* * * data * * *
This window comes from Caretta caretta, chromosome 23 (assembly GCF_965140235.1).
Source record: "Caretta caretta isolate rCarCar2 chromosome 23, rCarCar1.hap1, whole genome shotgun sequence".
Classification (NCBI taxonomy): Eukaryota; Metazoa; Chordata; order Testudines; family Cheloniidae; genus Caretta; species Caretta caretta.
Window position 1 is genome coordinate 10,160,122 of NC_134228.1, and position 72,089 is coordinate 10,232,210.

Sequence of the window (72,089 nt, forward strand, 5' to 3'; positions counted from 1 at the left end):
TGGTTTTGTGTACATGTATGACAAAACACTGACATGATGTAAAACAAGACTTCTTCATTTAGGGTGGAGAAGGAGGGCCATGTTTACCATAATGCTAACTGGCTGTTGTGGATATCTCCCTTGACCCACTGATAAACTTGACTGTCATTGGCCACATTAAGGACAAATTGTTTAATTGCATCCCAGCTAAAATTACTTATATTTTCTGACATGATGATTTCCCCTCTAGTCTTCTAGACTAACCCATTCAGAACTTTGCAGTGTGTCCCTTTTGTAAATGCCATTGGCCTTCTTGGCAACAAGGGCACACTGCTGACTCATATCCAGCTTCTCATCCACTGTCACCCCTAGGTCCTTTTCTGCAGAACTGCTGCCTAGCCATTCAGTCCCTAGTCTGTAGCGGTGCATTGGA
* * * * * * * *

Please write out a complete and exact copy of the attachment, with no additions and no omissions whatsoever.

This window comes from Caretta caretta, chromosome 23 (assembly GCF_965140235.1).
Source record: "Caretta caretta isolate rCarCar2 chromosome 23, rCarCar1.hap1, whole genome shotgun sequence".
Classification (NCBI taxonomy): Eukaryota; Metazoa; Chordata; order Testudines; family Cheloniidae; genus Caretta; species Caretta caretta.
Window position 1 is genome coordinate 10,160,122 of NC_134228.1, and position 72,089 is coordinate 10,232,210.

Sequence of the window (72,089 nt, forward strand, 5' to 3'; positions counted from 1 at the left end):
TGGTTTTGTGTACATGTATGACAAAACACTGACATGATGTAAAACAAGACTTCTTCATTTAGGGTGGAGAAGGAGGGCCATGTTTACCATAATGCTAACTGGCTGTTGTGGATATCTCCCTTGACCCACTGATAAACTTGACTGTCATTGGCCACATTAAGGACAAATTGTTTAATTGCATCCCAGCTAAAATTACTTATATTTTCTGACATGATGATTTCCCCTCTAGTCTTCTAGACTAACCCATTCAGAACTTTGCAGTGTGTCCCTTTTGTAAATGCCATTGGCCTTCTTGGCAACAAGGGCACACTGCTGACTCATATCCAGCTTCTCATCCACTGTCACCCCTAGGTCCTTTTCTGCAGAACTGCTGCCTAGCCATTCAGTCCCTAGTCTGTAGCGGTGCATTGGA